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Bulk Lots Also a Collector Opportunity?
By Bill Brandimore, Bank Note Reporter
January 21, 2014

This article was originally printed in Bank Note Reporter.
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In recent columns I’ve expressed the opinion that price drops for common material was related to the economy. I recently noted similar thoughts from Don Olmstead in his Trends column for Canadian Coin News which added more insight to my observations. Don indicates that prices for some Canadian notes are weaker, but prices for the Devil’s Head issues of 1954 and the Bank of Canada issues of 1935 and 1937 remain solid due to their scarcity and popularity among collectors.

Don also indicates that he believes the softening of prices for more common Canadian material coincides with the rising death rate among earlier collectors, which is having an impact, along with economic issues, on supply and demand. Don is an astute Canadian dealer and I think he has put his finger on the problem.

The question seems to be, what can we do about this development? I would submit that the answer is beating the drums for our hobby. We need to share our knowledge at local club meetings and recruit collectors to carry on in the paper money field. I read a while back that people who were collectors as youngsters make up a sizable share of today’s collectors. Do you know someone who dropped out of the hobby? Are they a bit older now and more secure in their job and economic status? Invite them to a coin club or paper money club meeting, or ask them to attend a show with you. If we rekindle enough old sparks perhaps things will catch fire.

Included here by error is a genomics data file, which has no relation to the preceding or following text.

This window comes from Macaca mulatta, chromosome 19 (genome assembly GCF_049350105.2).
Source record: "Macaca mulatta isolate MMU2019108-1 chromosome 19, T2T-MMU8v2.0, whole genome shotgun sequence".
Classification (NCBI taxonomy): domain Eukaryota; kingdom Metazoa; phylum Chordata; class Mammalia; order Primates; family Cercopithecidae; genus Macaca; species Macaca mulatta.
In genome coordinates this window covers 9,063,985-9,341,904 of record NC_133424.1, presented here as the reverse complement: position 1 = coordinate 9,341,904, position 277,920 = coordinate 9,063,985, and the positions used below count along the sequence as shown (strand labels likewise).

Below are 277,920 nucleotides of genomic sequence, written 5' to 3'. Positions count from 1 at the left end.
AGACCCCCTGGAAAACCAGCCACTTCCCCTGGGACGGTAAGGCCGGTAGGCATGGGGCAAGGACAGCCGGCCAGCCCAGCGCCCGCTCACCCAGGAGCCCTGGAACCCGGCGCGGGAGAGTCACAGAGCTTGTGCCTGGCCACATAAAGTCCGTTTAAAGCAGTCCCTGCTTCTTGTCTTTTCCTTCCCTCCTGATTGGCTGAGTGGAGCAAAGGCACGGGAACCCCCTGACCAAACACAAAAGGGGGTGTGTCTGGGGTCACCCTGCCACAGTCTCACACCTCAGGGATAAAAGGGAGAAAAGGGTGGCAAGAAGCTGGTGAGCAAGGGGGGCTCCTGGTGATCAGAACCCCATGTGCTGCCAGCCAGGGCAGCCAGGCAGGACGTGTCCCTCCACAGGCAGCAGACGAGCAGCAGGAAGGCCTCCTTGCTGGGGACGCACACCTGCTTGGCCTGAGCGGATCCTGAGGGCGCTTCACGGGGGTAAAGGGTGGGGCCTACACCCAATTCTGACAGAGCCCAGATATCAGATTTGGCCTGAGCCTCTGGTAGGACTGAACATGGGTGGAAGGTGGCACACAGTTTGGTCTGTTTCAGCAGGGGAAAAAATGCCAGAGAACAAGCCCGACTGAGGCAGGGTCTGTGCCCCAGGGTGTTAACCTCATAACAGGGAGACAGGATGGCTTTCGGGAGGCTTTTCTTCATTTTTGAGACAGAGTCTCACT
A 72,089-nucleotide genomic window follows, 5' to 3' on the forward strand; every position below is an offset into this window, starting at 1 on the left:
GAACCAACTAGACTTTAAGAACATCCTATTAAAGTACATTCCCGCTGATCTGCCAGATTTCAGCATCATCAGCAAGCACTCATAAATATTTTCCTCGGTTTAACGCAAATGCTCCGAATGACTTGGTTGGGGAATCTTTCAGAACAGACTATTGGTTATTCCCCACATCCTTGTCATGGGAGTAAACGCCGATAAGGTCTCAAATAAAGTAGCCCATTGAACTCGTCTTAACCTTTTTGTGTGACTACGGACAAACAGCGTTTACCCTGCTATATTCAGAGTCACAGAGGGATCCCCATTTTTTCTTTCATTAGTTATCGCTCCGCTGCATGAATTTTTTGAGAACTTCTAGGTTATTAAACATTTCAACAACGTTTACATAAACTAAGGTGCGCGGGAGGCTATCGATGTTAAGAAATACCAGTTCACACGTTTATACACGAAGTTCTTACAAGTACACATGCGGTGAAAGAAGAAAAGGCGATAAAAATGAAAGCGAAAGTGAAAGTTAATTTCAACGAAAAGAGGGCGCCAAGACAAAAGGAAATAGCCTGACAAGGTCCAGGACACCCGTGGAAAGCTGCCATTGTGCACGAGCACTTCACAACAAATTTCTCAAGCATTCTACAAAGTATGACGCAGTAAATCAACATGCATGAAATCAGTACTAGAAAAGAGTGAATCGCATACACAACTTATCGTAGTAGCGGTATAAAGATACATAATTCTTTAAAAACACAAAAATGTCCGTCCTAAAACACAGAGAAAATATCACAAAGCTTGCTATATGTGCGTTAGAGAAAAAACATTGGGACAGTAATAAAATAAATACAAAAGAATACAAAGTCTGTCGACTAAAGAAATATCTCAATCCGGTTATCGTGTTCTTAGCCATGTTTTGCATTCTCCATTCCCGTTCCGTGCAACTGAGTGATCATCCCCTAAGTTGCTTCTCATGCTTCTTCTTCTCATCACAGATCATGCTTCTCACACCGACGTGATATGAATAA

In the meantime, prices seemed mixed at the recent Professional Currency Dealers Association show in Chicago.

Buyers there certainly were showing a preference for third-party graded material. Prices for raw notes just didn’t hold up to notes slabbed by respected grading companies. Large-size type prices seemed mixed, but a bit more down than up. Small-size notes were also a bit more down than up.

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I noted a lot of bundled small-size material that sold much below catalog prices if long division was employed. Perhaps a good club project would be buying up some of these bulk lots with other club members and enjoying dividing up these bargains rather than let them all sell as dealer-sized lots.

I did note an interesting price at the PCDA auction, as a $100 Series 2006 Federal Reserve New York star note sold for $200 in 67 grade with buyer’s premium included in the price. It appears that high- grade modern issues in the currency field do not sell as well as TV-hyped modern coin issues on TV. I believe this is a good thing. I think it is smart to put away high-grade modern notes for long-term growth based on scarcity, in this case a high denomination star replacement note. Although as a bit of advice, let me say don’t pay too much for well publicized rarities that all get put away at the time of issue. These well publicized notes will probably replicate the history of the 1950-D Jefferson nickel. After the first few years, people realized that all the collectors have one and they will sell, much like many modern mint products, well below their initial price.

In other areas of the market, Fractional Currency Collectors Board president Rob Kravitz related that he had a good show down in Springfield, Ill., with some newcomers chasing Fractional Currency. These notes are historic and I think they are bargains in the extra fine/almost uncirculated range. The time to buy is before they get hot.




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